Fruit and Veg

Grower Profile: Molyneux Kale Company

Written by Tom Moggach
November 29, 2016

A picture of Gwyneth Paltrow enjoys pride of place on Chris Molyneux's desk. "She's my kale pin-up" he admits, after a morning driving me around 400 acres of Lancashire farmland in his dusty 4X4.

Chris Molyneaux inspecting purple kale

Kale, it's fair to say, has gone from zero to hero in a heartbeat. Or as singer and comedian Bette Midler tweeted: "Kale is burning up the veggisphere ... Never saw a veg go from wretched to wonderful so fast."

Kale is now the "superfood" of choice from everyone from Paltrow to Victoria Beckham, a transformation of fortunes that's been glorious news for the Molyneux family, who have grown the crop for three decades.

Picking green curly kale at Molyneaux Kale Company

For years, their sales were feeble. "Nobody was interested," Chris admits. During the 1980's and 90's the Molyneuxs mostly sold their modest crop to fishmongers for sprucing up their displays. (It lasts longer than parsley therefore is more economical).

Now Chris Molyneux, via his Molyneux Kale Company, is growing around 500-600 tonnes of green curly kale per year, plus an array of other varieties including purple, variegated white, variegated purple, Purple Queen, White Queen and Japanese White. Suppliers here on the Market include P & I and Premier Fruits – see their contact details below.

Workers at Molyneaux Kale Company

Carrying a load of curly kale at Molyneaux Kale Company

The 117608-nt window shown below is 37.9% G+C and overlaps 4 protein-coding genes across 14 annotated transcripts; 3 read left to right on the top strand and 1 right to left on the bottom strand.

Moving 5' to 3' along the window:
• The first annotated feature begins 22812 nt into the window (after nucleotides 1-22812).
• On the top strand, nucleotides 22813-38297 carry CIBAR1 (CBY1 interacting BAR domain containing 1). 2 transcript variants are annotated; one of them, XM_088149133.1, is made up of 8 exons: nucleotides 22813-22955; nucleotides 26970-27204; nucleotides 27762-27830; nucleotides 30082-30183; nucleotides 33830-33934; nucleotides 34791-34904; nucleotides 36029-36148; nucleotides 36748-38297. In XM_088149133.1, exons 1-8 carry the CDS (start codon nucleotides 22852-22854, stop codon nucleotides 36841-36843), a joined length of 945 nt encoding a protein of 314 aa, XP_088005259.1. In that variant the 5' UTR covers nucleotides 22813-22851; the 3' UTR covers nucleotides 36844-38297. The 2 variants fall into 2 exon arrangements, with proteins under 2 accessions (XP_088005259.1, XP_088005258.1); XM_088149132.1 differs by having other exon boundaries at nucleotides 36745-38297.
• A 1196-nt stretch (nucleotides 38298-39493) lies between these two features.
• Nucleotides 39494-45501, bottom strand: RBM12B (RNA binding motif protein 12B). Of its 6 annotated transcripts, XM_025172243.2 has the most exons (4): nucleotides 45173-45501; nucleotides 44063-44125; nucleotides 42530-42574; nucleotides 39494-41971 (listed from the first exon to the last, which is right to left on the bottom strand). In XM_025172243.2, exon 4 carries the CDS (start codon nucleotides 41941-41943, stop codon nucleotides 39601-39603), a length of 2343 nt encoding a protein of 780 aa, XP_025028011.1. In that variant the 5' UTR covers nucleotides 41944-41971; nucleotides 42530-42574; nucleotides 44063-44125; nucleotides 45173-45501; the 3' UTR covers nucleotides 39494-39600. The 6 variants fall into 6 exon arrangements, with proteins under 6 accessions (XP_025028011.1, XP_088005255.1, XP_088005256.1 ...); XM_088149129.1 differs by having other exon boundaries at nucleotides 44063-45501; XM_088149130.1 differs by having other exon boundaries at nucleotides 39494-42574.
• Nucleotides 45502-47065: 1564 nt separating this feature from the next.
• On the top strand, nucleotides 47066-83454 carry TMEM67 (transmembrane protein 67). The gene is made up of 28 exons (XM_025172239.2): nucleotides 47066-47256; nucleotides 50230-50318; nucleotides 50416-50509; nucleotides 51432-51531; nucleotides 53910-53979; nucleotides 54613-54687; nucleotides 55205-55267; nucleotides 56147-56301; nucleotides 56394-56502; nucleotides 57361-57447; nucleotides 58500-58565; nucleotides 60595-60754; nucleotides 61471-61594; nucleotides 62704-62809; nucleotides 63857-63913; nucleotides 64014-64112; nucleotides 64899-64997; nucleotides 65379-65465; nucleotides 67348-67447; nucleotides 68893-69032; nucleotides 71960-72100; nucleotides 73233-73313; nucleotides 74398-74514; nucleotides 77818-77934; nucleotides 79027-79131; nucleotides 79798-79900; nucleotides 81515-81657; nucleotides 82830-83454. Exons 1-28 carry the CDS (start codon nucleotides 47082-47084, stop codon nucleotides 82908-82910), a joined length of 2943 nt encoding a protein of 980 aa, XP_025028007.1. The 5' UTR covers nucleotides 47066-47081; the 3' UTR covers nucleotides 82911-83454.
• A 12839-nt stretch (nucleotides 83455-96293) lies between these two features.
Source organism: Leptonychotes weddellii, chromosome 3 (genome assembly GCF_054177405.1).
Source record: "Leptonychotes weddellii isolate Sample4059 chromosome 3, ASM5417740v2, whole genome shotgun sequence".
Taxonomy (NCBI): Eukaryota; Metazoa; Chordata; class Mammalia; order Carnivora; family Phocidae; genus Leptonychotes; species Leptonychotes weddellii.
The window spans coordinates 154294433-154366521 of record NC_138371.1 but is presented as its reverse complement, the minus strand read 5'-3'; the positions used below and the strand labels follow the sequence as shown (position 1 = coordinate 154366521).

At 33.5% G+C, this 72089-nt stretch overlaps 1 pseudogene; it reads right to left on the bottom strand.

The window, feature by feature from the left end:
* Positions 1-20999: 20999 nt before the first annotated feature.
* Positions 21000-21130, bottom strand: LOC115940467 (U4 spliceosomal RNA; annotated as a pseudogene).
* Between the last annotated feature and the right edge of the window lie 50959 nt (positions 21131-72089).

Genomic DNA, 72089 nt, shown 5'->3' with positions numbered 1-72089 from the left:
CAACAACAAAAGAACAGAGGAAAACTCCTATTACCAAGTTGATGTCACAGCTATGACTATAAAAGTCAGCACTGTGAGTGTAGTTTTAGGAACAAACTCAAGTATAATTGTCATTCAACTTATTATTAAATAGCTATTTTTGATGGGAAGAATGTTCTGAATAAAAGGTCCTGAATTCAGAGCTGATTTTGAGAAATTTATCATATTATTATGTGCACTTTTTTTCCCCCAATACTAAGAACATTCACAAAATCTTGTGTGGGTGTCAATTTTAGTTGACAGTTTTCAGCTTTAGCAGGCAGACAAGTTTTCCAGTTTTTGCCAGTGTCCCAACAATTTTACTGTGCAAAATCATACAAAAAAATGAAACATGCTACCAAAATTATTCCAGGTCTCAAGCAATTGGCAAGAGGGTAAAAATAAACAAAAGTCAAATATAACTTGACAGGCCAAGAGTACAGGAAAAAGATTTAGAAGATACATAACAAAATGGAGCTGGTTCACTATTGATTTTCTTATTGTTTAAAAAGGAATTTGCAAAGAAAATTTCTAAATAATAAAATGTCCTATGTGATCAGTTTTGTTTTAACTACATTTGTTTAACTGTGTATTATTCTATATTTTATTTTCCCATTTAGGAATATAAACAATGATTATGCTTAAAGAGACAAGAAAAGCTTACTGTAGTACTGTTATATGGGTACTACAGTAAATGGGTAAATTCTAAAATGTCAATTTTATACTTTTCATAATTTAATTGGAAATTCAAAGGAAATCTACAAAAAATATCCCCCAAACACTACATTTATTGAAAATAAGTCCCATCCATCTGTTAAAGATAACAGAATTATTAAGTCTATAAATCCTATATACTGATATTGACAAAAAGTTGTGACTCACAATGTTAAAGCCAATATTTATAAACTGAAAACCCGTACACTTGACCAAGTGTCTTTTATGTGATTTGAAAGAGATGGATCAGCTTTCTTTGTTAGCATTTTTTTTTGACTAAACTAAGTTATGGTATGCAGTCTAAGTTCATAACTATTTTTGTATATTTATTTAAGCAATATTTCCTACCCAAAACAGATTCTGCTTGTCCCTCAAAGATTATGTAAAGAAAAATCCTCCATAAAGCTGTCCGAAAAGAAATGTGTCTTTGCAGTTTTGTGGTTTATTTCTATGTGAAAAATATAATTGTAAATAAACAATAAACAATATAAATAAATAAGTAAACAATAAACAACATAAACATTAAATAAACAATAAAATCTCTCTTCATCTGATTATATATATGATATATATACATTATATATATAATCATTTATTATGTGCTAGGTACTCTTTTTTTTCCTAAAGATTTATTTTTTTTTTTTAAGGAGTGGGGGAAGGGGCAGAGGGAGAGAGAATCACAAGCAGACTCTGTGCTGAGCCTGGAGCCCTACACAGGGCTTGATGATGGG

Filling up the trailer at Molyneaux Kale Company

Various varieties of kale at Molyneaux Kale Company

It was disastrous weather that forced Chris Molyneux to focus on the kale business. His family had been supplying supermarkets with other crops for years, before a series of poor harvests forced the enterprise onto the brink of failure.

"When I got to 2013 I asked myself 'What do we do best?' I thought kale is our thing as we can grow it all year round."

The Molyneux family has a long history in Lancashire. "Our lineage goes back to the Norman Conquest," says Chris. Back then, land in this stretch of England was considered remote and unpromising: "If you look in the Doomsday Book it was worth half a cow and a pig."

When Chris Molyneux set up the Molyneux Kale Company in 2013, he had an ace up his sleeve – his own selection of curly kale which he can harvest in April, May and June, a period which is traditionally a gap for British growers when Spanish supplies fill the shortage.

Chris Molyneaux holding green curly kale

This kale was the result of a cross between curly kale and the family’s own strain of spring greens. "We kept our spring greens and had done for decades – maybe centuries."

Kale is famous for its myriad health benefits. It contains isothiocyanates, which may help protect against cancer, plus luteins and zeaxanthin, which help prevent the degeneration of the eye in old age. It is also very high in beta carotene, vitamin K, vitamin A, vitamin C and and reasonably rich in calcium.

Kale is also beautiful plant, as the pictures below will surely prove. What's more, it's hardy – able to stand extremes of weather. Cold weather, in fact, brings on the colour in the crop.

Here are variegated purple and variegated white:

Variegated purple and variegated while kale

Variegated purple kale